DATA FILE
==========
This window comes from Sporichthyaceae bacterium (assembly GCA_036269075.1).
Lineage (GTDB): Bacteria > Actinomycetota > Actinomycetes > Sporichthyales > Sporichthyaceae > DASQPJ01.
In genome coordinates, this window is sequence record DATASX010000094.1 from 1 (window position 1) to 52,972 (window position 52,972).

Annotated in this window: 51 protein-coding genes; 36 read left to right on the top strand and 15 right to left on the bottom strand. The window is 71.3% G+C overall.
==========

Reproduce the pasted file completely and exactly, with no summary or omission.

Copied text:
This window comes from Sporichthyaceae bacterium (assembly GCA_036269075.1).
Lineage (GTDB): Bacteria > Actinomycetota > Actinomycetes > Sporichthyales > Sporichthyaceae > DASQPJ01.
In genome coordinates, this window is sequence record DATASX010000094.1 from 1 (window position 1) to 52,972 (window position 52,972).

Annotated in this window: 51 protein-coding genes; 36 read left to right on the top strand and 15 right to left on the bottom strand. The window is 71.3% G+C overall.